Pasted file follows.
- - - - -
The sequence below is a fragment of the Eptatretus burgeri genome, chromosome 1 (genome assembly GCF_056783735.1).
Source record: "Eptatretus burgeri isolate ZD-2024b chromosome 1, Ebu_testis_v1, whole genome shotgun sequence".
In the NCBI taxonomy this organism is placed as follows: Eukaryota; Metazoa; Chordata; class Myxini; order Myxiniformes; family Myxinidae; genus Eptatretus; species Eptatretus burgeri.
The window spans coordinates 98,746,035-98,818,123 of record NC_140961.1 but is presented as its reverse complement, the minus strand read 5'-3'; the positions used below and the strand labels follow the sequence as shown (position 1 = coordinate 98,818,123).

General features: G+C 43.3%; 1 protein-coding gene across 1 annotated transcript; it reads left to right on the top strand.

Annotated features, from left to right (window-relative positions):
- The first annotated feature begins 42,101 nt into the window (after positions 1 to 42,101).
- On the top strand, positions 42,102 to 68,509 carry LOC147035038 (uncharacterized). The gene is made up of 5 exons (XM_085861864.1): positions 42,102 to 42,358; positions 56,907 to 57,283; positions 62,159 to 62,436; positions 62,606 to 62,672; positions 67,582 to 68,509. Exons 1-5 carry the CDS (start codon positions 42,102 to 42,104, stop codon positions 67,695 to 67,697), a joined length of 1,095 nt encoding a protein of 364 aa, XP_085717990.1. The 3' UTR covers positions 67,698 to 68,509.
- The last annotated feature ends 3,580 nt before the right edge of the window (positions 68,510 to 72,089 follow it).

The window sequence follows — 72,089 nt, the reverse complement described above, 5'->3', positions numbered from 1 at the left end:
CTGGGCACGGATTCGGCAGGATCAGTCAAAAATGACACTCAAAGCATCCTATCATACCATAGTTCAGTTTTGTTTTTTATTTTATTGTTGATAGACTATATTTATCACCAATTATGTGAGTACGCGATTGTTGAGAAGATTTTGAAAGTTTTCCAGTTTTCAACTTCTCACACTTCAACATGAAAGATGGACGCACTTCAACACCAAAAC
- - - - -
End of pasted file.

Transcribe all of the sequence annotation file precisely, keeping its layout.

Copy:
The sequence below is a fragment of the Eptatretus burgeri genome, chromosome 1 (genome assembly GCF_056783735.1).
Source record: "Eptatretus burgeri isolate ZD-2024b chromosome 1, Ebu_testis_v1, whole genome shotgun sequence".
In the NCBI taxonomy this organism is placed as follows: Eukaryota; Metazoa; Chordata; class Myxini; order Myxiniformes; family Myxinidae; genus Eptatretus; species Eptatretus burgeri.
The window spans coordinates 98,746,035-98,818,123 of record NC_140961.1 but is presented as its reverse complement, the minus strand read 5'-3'; the positions used below and the strand labels follow the sequence as shown (position 1 = coordinate 98,818,123).

General features: G+C 43.3%; 1 protein-coding gene across 1 annotated transcript; it reads left to right on the top strand.

Annotated features, from left to right (window-relative positions):
- The first annotated feature begins 42,101 nt into the window (after positions 1 to 42,101).
- On the top strand, positions 42,102 to 68,509 carry LOC147035038 (uncharacterized). The gene is made up of 5 exons (XM_085861864.1): positions 42,102 to 42,358; positions 56,907 to 57,283; positions 62,159 to 62,436; positions 62,606 to 62,672; positions 67,582 to 68,509. Exons 1-5 carry the CDS (start codon positions 42,102 to 42,104, stop codon positions 67,695 to 67,697), a joined length of 1,095 nt encoding a protein of 364 aa, XP_085717990.1. The 3' UTR covers positions 67,698 to 68,509.
- The last annotated feature ends 3,580 nt before the right edge of the window (positions 68,510 to 72,089 follow it).

The window sequence follows — 72,089 nt, the reverse complement described above, 5'->3', positions numbered from 1 at the left end:
CTGGGCACGGATTCGGCAGGATCAGTCAAAAATGACACTCAAAGCATCCTATCATACCATAGTTCAGTTTTGTTTTTTATTTTATTGTTGATAGACTATATTTATCACCAATTATGTGAGTACGCGATTGTTGAGAAGATTTTGAAAGTTTTCCAGTTTTCAACTTCTCACACTTCAACATGAAAGATGGACGCACTTCAACACCAAAAC